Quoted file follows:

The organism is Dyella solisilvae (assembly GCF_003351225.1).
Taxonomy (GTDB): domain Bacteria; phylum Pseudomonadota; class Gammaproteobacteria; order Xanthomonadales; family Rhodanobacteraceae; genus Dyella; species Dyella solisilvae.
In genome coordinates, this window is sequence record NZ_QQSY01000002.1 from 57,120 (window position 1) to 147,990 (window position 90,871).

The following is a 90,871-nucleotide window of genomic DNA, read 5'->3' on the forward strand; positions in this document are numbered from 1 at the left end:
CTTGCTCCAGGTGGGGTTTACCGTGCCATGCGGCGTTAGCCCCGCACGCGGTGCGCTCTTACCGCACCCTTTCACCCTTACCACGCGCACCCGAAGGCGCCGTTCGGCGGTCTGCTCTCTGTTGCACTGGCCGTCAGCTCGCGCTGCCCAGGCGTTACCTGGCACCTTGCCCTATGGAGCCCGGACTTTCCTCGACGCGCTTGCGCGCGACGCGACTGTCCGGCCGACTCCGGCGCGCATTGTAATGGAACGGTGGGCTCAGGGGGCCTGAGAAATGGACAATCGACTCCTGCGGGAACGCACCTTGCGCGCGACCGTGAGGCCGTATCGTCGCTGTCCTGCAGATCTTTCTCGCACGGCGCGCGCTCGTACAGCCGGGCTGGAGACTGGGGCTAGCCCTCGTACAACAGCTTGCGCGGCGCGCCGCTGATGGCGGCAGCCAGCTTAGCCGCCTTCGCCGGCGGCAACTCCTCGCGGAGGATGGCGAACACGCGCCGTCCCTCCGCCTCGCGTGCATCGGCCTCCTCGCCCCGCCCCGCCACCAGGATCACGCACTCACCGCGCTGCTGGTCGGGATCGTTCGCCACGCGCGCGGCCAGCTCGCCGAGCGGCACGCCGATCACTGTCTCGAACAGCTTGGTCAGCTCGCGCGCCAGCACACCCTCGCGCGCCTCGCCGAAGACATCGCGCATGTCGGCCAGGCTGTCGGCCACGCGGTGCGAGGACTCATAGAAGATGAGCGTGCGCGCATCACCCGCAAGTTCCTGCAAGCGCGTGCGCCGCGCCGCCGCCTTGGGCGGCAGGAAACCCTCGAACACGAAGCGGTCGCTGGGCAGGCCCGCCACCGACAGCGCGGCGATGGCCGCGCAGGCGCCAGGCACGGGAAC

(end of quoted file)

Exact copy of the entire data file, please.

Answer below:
The organism is Dyella solisilvae (assembly GCF_003351225.1).
Taxonomy (GTDB): domain Bacteria; phylum Pseudomonadota; class Gammaproteobacteria; order Xanthomonadales; family Rhodanobacteraceae; genus Dyella; species Dyella solisilvae.
In genome coordinates, this window is sequence record NZ_QQSY01000002.1 from 57,120 (window position 1) to 147,990 (window position 90,871).

The following is a 90,871-nucleotide window of genomic DNA, read 5'->3' on the forward strand; positions in this document are numbered from 1 at the left end:
CTTGCTCCAGGTGGGGTTTACCGTGCCATGCGGCGTTAGCCCCGCACGCGGTGCGCTCTTACCGCACCCTTTCACCCTTACCACGCGCACCCGAAGGCGCCGTTCGGCGGTCTGCTCTCTGTTGCACTGGCCGTCAGCTCGCGCTGCCCAGGCGTTACCTGGCACCTTGCCCTATGGAGCCCGGACTTTCCTCGACGCGCTTGCGCGCGACGCGACTGTCCGGCCGACTCCGGCGCGCATTGTAATGGAACGGTGGGCTCAGGGGGCCTGAGAAATGGACAATCGACTCCTGCGGGAACGCACCTTGCGCGCGACCGTGAGGCCGTATCGTCGCTGTCCTGCAGATCTTTCTCGCACGGCGCGCGCTCGTACAGCCGGGCTGGAGACTGGGGCTAGCCCTCGTACAACAGCTTGCGCGGCGCGCCGCTGATGGCGGCAGCCAGCTTAGCCGCCTTCGCCGGCGGCAACTCCTCGCGGAGGATGGCGAACACGCGCCGTCCCTCCGCCTCGCGTGCATCGGCCTCCTCGCCCCGCCCCGCCACCAGGATCACGCACTCACCGCGCTGCTGGTCGGGATCGTTCGCCACGCGCGCGGCCAGCTCGCCGAGCGGCACGCCGATCACTGTCTCGAACAGCTTGGTCAGCTCGCGCGCCAGCACACCCTCGCGCGCCTCGCCGAAGACATCGCGCATGTCGGCCAGGCTGTCGGCCACGCGGTGCGAGGACTCATAGAAGATGAGCGTGCGCGCATCACCCGCAAGTTCCTGCAAGCGCGTGCGCCGCGCCGCCGCCTTGGGCGGCAGGAAACCCTCGAACACGAAGCGGTCGCTGGGCAGGCCCGCCACCGACAGCGCGGCGATGGCCGCGCAGGCGCCAGGCACGGGAAC